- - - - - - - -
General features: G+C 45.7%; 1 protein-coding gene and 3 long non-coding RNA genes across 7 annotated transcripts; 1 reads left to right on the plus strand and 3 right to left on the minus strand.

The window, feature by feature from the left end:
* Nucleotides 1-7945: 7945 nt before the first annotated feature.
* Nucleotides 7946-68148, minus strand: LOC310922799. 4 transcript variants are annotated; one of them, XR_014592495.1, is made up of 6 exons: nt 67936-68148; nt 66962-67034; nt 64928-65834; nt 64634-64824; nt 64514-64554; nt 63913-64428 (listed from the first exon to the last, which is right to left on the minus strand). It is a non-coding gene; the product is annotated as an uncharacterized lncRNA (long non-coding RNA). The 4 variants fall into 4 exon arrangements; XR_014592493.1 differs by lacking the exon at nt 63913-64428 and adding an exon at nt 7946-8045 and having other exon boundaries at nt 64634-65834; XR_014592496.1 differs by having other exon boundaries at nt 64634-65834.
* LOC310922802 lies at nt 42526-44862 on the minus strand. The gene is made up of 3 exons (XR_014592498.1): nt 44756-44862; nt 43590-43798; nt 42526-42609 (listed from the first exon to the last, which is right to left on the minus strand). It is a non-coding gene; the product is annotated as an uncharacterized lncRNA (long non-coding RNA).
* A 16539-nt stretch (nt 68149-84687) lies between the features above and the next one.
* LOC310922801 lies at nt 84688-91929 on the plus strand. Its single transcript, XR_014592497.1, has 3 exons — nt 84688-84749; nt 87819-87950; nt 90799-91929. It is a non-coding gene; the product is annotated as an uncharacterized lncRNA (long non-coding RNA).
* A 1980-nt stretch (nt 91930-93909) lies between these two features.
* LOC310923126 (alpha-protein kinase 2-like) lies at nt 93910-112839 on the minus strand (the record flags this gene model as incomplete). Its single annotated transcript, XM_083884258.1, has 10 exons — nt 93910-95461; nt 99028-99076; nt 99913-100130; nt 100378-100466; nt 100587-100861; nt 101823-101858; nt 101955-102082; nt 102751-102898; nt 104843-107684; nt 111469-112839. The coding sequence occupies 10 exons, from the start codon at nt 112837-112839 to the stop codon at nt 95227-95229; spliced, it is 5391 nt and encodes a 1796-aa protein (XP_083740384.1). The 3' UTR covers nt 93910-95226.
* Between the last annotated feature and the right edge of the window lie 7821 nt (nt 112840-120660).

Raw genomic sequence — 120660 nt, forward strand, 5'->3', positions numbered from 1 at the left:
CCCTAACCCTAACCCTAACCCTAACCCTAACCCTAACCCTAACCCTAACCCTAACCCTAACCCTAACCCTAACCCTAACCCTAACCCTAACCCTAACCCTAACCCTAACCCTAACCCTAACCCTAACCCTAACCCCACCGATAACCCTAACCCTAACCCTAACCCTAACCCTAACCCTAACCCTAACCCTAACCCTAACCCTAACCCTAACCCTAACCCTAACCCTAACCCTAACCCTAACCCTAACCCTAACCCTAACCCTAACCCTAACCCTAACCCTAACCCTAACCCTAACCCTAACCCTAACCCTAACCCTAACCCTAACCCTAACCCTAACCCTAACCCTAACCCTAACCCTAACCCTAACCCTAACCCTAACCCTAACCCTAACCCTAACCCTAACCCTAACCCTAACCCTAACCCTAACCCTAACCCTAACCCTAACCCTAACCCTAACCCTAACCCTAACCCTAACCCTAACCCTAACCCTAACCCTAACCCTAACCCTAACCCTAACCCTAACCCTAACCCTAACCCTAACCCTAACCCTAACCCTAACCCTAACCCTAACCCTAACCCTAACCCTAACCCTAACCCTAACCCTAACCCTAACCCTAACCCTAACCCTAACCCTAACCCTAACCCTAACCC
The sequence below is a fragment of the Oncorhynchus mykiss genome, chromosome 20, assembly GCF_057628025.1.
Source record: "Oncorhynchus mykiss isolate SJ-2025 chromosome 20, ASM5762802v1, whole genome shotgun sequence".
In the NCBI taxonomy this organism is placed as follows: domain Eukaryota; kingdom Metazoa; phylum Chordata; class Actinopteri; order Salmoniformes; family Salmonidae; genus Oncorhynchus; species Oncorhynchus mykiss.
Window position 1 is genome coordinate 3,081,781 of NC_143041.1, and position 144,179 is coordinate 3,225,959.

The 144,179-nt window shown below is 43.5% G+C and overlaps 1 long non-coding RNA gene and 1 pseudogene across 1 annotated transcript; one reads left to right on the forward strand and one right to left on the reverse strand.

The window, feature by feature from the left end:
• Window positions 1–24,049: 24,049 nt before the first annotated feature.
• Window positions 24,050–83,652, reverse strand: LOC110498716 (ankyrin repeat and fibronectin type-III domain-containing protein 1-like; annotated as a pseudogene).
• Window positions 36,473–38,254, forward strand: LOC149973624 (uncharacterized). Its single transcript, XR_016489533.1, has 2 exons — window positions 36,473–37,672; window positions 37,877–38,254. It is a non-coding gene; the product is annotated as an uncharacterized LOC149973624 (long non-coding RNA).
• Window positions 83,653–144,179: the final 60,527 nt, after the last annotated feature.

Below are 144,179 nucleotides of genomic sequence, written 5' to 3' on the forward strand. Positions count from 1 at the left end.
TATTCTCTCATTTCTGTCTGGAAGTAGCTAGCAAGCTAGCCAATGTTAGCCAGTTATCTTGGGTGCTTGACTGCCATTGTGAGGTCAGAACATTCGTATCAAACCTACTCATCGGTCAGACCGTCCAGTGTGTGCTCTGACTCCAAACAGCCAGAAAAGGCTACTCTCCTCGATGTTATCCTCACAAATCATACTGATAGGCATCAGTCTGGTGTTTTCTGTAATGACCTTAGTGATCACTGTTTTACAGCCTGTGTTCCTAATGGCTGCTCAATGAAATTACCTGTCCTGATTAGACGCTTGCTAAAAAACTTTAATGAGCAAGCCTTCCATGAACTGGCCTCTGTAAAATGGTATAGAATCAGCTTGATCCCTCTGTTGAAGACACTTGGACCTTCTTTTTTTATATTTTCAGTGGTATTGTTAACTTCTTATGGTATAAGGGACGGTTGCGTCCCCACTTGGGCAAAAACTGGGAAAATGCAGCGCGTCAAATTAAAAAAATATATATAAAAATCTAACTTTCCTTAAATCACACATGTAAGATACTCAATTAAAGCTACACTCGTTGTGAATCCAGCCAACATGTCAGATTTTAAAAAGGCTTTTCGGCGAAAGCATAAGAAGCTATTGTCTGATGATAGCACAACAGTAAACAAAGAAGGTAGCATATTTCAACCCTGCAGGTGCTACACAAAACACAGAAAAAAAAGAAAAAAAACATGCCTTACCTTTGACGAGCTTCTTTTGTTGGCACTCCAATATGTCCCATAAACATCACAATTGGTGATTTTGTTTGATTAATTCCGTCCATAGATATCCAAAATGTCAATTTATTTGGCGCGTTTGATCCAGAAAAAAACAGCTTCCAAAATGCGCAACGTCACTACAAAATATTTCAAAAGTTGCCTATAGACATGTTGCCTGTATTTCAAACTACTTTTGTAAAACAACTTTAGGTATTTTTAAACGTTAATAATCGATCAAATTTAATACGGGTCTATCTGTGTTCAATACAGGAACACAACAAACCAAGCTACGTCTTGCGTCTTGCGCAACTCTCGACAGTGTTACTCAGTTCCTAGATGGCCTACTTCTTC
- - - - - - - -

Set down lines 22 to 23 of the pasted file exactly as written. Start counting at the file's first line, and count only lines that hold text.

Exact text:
• Window positions 83,653–144,179: the final 60,527 nt, after the last annotated feature.

Below are 144,179 nucleotides of genomic sequence, written 5' to 3' on the forward strand. Positions count from 1 at the left end.